KENYA—Kenya Medical Research Institute (KEMRI) has begun its 14th Annual Scientific and Health Conference(KASH), which marks a critical milestone in furthering healthcare innovation and research across the region and focuses on regional biopharmaceutical and medtech innovation.
This four-day event, hosted at Safari Park, revolves around the theme “Harnessing Biomedical Research Innovations and Big Data for Health System Resilience, Local Manufacturing, and Commercialization.”
The event was officiated by Health Cabinet Secretary Susan Nakhumicha, setting the stage for a myriad of discussions on biomedical research innovations and big data.
Speaking during the inaugural ceremony, the CS emphasized the need to translate scientific findings into real health products to successfully serve communities.
Nakhumicha underlined the need to address key healthcare concerns through innovative solutions and collaborative efforts.
She went on to praise KEMRI’s status as Kenya’s premier health research institution, as well as its global impact through groundbreaking studies, noting that the WHO’s recommendation for the use of the RTS, S/AS01 malaria vaccine highlighted KEMRI’s commitment to research excellence and contribution to combating pressing health challenges.
She also stressed the significance of capitalizing on the massive market potential represented by the annual healthcare expenditure of Ksh 550 billion(US$3.26 billion).
Nakhumincha concluded by encouraging scientists to develop and do research and welcomed the Kenya Institute of Primate Research’s initiative to manufacture an anti-venom vaccine.
Dr. Cecilia Mbae, KASH chair, on her part, emphasized the importance of this theme, highlighting that KEMRI is committed to promoting healthcare through pioneering research and revolutionary technologies.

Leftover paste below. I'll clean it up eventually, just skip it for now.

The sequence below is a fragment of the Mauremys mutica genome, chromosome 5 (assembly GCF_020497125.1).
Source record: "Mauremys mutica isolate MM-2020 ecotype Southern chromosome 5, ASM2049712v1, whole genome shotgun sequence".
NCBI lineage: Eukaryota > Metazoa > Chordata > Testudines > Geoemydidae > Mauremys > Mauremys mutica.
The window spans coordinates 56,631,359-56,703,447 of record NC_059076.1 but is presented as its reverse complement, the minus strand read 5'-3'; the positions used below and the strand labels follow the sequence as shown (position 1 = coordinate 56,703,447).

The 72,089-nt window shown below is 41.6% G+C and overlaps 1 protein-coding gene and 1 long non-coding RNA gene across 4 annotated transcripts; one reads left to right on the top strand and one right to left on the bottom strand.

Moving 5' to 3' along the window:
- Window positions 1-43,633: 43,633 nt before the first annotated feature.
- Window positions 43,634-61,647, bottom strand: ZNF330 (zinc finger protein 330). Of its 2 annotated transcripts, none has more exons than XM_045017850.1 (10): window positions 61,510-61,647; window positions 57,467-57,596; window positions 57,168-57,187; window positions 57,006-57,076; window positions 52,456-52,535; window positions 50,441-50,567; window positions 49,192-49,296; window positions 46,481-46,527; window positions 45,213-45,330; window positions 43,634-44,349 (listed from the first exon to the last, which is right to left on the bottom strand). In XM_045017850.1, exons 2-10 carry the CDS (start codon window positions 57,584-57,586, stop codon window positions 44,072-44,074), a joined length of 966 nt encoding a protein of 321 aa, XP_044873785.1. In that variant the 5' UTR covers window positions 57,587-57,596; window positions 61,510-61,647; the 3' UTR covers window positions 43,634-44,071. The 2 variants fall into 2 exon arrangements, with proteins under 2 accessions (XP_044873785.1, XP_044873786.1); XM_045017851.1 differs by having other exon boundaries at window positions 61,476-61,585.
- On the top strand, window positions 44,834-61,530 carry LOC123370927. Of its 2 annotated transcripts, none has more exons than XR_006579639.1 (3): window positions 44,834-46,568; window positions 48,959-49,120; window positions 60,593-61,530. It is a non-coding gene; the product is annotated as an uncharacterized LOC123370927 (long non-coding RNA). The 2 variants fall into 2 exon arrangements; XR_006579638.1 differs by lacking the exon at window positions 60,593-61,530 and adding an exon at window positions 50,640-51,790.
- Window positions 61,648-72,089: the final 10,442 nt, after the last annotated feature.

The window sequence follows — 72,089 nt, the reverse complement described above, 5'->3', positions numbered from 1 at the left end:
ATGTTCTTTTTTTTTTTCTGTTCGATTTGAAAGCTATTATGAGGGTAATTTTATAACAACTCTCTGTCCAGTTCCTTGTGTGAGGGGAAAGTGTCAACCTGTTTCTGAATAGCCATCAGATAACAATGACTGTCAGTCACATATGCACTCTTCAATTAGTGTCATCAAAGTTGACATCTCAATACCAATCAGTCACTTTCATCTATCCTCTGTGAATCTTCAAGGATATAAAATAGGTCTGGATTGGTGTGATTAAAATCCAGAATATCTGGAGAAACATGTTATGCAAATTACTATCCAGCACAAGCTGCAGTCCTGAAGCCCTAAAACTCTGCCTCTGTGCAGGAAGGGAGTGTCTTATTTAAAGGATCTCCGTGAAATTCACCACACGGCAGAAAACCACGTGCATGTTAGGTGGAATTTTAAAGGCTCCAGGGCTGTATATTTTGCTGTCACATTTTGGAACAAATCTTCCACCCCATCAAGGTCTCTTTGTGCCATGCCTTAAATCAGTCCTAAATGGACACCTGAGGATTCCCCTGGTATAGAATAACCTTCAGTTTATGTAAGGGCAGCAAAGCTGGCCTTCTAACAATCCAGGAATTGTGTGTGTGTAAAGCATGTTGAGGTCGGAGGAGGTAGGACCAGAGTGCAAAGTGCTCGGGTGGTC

The conference is a key event in KEMRI’s annual calendar of events, serving as a forum for academics, local and international collaborators, stakeholders, partners, and policymakers to exchange critical information.
Dr. Mbae also mentioned that she anticipates a busy conference, citing a significant increase in abstract submissions over the previous year, with 364 abstracts received from nations including Uganda, Tanzania, the United States, the Netherlands, Germany, and Ghana.
These abstracts will be presented during the conference as 287 oral presentations and 77 poster presentations.
Furthermore, each morning, the conference will feature ten plenary sessions offered by prominent scientists on a variety of health-related issues.
Dr Mbae underscored the importance of mentoring new scientists by allocating a session to them, allowing incoming researchers at various training levels to present their discoveries competitively, with recognition awaiting them at the conference’s end.
The primary goal of the conference is to provide a forum for a comprehensive understanding of government priorities, thereby fueling innovative financing, improving service delivery mechanisms, and implementing concrete actions to improve access to affordable essential medicines while catalyzing local production.
It also intends to encourage the sharing of regional learnings and to highlight KEMRI’s goods and innovations.
The conference aims to strengthen cooperation and networking among policymakers, regulators, industrial actors, and the scientific community.